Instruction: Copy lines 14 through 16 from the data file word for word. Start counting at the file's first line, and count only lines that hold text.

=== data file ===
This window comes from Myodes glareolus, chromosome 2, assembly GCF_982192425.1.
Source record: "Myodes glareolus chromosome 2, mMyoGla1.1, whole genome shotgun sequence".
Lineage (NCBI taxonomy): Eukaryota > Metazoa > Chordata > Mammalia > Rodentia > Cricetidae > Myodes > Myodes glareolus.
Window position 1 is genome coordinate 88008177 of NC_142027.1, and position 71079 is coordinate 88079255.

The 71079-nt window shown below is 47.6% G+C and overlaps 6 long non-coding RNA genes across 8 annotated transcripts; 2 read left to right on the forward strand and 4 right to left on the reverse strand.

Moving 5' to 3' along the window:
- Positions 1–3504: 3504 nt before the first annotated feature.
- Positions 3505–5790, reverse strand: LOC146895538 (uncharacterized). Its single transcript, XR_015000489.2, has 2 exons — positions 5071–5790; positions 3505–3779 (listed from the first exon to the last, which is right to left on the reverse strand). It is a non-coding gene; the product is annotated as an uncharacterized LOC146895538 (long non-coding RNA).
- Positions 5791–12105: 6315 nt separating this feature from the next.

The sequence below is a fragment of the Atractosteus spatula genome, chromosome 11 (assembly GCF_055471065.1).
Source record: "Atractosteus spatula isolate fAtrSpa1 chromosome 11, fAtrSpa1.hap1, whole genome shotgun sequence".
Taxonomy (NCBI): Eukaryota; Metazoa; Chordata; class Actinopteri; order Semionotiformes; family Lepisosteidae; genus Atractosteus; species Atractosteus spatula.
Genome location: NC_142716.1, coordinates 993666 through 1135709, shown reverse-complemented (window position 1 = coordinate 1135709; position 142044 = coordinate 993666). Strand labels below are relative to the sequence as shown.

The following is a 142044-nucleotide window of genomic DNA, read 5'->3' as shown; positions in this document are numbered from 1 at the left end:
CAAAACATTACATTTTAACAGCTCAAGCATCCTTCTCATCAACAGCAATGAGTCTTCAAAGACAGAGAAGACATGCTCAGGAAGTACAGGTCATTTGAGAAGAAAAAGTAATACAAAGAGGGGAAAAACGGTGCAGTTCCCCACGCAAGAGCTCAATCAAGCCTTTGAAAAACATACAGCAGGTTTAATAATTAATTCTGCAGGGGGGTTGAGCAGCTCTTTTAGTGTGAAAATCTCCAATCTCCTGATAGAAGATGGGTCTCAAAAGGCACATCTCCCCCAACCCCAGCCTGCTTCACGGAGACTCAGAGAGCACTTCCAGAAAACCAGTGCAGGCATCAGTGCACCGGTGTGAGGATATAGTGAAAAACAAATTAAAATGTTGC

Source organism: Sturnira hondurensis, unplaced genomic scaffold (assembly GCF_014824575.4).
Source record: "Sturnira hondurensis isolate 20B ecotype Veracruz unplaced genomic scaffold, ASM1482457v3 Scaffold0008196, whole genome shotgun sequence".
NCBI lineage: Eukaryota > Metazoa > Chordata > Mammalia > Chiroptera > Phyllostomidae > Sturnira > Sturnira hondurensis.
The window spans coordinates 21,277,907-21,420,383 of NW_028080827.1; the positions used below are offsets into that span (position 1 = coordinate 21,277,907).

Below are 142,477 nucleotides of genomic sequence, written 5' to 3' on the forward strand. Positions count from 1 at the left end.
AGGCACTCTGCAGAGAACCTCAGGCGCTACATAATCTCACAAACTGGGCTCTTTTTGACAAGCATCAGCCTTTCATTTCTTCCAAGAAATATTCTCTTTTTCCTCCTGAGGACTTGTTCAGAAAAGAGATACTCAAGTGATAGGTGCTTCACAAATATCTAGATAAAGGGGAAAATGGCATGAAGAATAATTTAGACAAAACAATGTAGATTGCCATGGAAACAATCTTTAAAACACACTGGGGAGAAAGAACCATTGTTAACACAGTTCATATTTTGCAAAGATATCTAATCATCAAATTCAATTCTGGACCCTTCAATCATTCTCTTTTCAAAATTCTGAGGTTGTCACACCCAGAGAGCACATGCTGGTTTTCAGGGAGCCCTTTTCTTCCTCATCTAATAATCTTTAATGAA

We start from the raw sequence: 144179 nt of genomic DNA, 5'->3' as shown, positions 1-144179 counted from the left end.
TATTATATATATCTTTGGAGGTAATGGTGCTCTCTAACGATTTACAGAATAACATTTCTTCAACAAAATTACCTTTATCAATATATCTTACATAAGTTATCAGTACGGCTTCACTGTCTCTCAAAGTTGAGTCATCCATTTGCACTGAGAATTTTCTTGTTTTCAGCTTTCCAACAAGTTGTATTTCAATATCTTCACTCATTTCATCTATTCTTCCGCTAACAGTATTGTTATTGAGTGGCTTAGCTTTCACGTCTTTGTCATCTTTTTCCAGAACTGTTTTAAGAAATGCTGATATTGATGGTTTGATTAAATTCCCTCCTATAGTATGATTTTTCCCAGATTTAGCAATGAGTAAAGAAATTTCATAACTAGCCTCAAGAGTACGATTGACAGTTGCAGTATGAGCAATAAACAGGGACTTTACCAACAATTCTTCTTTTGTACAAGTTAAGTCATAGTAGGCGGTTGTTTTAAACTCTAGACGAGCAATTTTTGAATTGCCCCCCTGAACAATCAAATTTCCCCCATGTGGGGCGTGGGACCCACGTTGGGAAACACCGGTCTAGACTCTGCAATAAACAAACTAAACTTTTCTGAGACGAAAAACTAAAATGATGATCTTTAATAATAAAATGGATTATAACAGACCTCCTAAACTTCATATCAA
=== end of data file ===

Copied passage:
The following is a 142044-nucleotide window of genomic DNA, read 5'->3' as shown; positions in this document are numbered from 1 at the left end:
CAAAACATTACATTTTAACAGCTCAAGCATCCTTCTCATCAACAGCAATGAGTCTTCAAAGACAGAGAAGACATGCTCAGGAAGTACAGGTCATTTGAGAAGAAAAAGTAATACAAAGAGGGGAAAAACGGTGCAGTTCCCCACGCAAGAGCTCAATCAAGCCTTTGAAAAACATACAGCAGGTTTAATAATTAATTCTGCAGGGGGGTTGAGCAGCTCTTTTAGTGTGAAAATCTCCAATCTCCTGATAGAAGATGGGTCTCAAAAGGCACATCTCCCCCAACCCCAGCCTGCTTCACGGAGACTCAGAGAGCACTTCCAGAAAACCAGTGCAGGCATCAGTGCACCGGTGTGAGGATATAGTGAAAAACAAATTAAAATGTTGC

Source organism: Sturnira hondurensis, unplaced genomic scaffold (assembly GCF_014824575.4).